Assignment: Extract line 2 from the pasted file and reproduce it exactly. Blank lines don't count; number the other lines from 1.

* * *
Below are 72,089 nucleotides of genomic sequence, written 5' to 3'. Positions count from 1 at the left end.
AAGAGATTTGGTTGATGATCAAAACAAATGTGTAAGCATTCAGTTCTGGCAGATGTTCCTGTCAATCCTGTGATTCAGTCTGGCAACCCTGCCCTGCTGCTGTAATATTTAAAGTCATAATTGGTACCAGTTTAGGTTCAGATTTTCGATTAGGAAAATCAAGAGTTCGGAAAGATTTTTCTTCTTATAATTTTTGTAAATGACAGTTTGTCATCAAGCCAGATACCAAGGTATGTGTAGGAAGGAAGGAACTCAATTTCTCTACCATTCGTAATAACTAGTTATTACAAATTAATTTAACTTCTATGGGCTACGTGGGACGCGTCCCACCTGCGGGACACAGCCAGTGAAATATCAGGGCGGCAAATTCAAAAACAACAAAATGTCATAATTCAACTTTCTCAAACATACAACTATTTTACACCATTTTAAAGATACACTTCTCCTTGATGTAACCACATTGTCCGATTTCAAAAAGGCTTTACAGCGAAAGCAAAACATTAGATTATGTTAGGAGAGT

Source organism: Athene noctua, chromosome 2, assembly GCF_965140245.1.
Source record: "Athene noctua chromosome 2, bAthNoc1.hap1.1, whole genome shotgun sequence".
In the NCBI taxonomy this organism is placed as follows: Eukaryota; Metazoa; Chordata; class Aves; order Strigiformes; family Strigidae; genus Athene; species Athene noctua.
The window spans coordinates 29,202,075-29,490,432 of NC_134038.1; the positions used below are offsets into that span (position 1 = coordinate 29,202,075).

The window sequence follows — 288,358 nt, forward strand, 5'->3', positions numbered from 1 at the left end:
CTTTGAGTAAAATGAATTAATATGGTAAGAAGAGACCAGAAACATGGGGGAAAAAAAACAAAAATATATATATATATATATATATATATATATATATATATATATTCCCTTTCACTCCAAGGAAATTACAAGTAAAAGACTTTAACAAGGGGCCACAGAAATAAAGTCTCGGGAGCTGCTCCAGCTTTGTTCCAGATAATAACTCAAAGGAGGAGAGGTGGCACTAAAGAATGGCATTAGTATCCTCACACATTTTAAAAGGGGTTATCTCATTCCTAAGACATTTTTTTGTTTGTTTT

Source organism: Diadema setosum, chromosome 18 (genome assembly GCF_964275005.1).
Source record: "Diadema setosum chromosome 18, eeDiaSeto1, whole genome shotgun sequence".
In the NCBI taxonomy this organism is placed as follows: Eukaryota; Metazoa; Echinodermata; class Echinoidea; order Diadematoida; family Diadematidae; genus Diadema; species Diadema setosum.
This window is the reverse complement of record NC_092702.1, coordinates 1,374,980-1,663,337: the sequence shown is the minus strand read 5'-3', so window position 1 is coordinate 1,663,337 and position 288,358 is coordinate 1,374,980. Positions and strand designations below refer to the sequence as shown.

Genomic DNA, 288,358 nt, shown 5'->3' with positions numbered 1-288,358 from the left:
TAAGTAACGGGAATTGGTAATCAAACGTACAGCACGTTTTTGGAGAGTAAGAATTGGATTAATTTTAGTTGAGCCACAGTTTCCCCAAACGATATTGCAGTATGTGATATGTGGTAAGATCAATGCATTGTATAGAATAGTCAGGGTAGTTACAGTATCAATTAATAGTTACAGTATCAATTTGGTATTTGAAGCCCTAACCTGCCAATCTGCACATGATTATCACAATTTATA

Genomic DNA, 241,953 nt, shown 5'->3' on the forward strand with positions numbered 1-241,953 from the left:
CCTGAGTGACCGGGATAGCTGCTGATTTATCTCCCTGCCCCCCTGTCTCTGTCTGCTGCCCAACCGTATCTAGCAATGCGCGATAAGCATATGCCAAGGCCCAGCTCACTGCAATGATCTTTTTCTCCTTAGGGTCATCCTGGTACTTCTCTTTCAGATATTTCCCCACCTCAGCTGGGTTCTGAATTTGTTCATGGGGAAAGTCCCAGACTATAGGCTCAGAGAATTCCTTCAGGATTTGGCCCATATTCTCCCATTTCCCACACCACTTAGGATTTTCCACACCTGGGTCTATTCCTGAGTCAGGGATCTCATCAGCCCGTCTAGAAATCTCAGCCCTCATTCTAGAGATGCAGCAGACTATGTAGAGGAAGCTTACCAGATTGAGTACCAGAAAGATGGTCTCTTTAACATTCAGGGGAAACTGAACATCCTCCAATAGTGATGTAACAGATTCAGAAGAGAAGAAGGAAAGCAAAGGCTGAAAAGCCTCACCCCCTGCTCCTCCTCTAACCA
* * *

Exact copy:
AAGAGATTTGGTTGATGATCAAAACAAATGTGTAAGCATTCAGTTCTGGCAGATGTTCCTGTCAATCCTGTGATTCAGTCTGGCAACCCTGCCCTGCTGCTGTAATATTTAAAGTCATAATTGGTACCAGTTTAGGTTCAGATTTTCGATTAGGAAAATCAAGAGTTCGGAAAGATTTTTCTTCTTATAATTTTTGTAAATGACAGTTTGTCATCAAGCCAGATACCAAGGTATGTGTAGGAAGGAAGGAACTCAATTTCTCTACCATTCGTAATAACTAGTTATTACAAATTAATTTAACTTCTATGGGCTACGTGGGACGCGTCCCACCTGCGGGACACAGCCAGTGAAATATCAGGGCGGCAAATTCAAAAACAACAAAATGTCATAATTCAACTTTCTCAAACATACAACTATTTTACACCATTTTAAAGATACACTTCTCCTTGATGTAACCACATTGTCCGATTTCAAAAAGGCTTTACAGCGAAAGCAAAACATTAGATTATGTTAGGAGAGT